Wikipedia has more: The iPhone’s functions include those of a camera phone, a multimedia player, mobile phone, and Internet services like e-mail, text messaging, web browsing, Visual Voicemail and wireless connectivity. iPhone input is accomplished via touchscreen with virtual keyboard and buttons. The iPhone is a quad-band GSM phone, though Jobs mentioned in his keynote that Apple has a “plan to make 3G phones” in the future. Apple has filed more than 200 patents related to the technology behind the iPhone…The iPhone will be available from the Apple Store and from AT&T Mobility, formerly Cingular Wireless, with a price of US$499 for the 4 GB model and US$599 for the 8 GB model, based on a two-year service contract. Apple intends to make the phone available in Europe in Q4 2007 and in Asia in 2008.

One of the first things that strikes you about the iPhone is that there is no keyboard. Wikipedia writes:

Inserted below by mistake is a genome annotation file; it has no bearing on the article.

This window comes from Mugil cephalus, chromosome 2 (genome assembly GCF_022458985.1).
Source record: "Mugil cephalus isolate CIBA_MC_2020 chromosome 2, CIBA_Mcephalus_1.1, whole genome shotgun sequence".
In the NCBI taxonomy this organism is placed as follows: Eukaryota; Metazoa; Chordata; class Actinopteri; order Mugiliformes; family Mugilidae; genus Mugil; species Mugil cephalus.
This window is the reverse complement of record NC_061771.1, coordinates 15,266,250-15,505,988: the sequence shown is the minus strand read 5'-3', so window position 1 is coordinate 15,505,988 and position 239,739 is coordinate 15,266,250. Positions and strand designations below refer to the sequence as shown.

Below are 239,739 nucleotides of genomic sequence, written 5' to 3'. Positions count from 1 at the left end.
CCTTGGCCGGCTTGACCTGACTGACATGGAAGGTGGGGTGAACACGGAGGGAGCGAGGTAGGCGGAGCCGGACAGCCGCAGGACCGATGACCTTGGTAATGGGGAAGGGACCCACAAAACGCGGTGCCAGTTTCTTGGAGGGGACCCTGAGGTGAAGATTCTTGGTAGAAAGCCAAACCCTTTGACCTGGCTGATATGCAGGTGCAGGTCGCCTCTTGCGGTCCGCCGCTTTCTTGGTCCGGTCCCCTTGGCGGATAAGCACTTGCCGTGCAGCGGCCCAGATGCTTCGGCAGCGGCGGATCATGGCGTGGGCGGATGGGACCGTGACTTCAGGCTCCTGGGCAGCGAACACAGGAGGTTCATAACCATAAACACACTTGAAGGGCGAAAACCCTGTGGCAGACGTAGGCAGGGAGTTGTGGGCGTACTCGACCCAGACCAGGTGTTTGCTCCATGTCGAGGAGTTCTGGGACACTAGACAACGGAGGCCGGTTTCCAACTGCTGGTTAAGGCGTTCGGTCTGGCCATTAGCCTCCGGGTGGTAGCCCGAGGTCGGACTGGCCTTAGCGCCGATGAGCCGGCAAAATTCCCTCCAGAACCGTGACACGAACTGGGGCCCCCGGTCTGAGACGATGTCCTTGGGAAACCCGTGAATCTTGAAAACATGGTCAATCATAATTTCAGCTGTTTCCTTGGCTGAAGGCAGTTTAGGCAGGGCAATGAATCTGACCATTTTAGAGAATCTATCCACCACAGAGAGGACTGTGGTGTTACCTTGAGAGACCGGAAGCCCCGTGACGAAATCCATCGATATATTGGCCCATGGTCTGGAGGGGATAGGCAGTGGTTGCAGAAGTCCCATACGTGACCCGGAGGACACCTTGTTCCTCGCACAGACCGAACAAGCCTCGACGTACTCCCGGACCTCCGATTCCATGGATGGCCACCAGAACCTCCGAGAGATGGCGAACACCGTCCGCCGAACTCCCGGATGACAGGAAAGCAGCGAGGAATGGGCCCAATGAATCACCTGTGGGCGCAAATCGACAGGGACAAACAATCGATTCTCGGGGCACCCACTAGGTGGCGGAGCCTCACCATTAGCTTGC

The 3.5 inch (8.9 cm) liquid crystal display (320480 px at 160 ppi) HVGA touch screen topped with optical-quality glass is specifically created for use with a finger, or multiple fingers for multi-touch sensing. No stylus is needed, nor can one be used, as the touch screen requires bare skin to operate.

For text input, the device implements a virtual keyboard on the touchscreen. It has automatic spell checking, predictive word capabilities, and a dynamic dictionary that learns new words. Notably, the predictive word capabilities have been integrated with the dynamic virtual keyboard so that users will not have to be extremely accurate when typing i.e. touching the edges of the desired letter or nearby letters on the keyboard will be predictively corrected when possible. Additionally, an optional landscape mode for text entry with the virtual keyboard has been mentioned by Apple executives as a possibility for iPhone, but Apple has not yet come to a final decision as to its inclusion in the shipping version of iPhone. A possible advantage of landscape text entry would be the availability of larger keys to ease text entry, especially for individuals with larger fingers.

Tomorrow: Features (continued)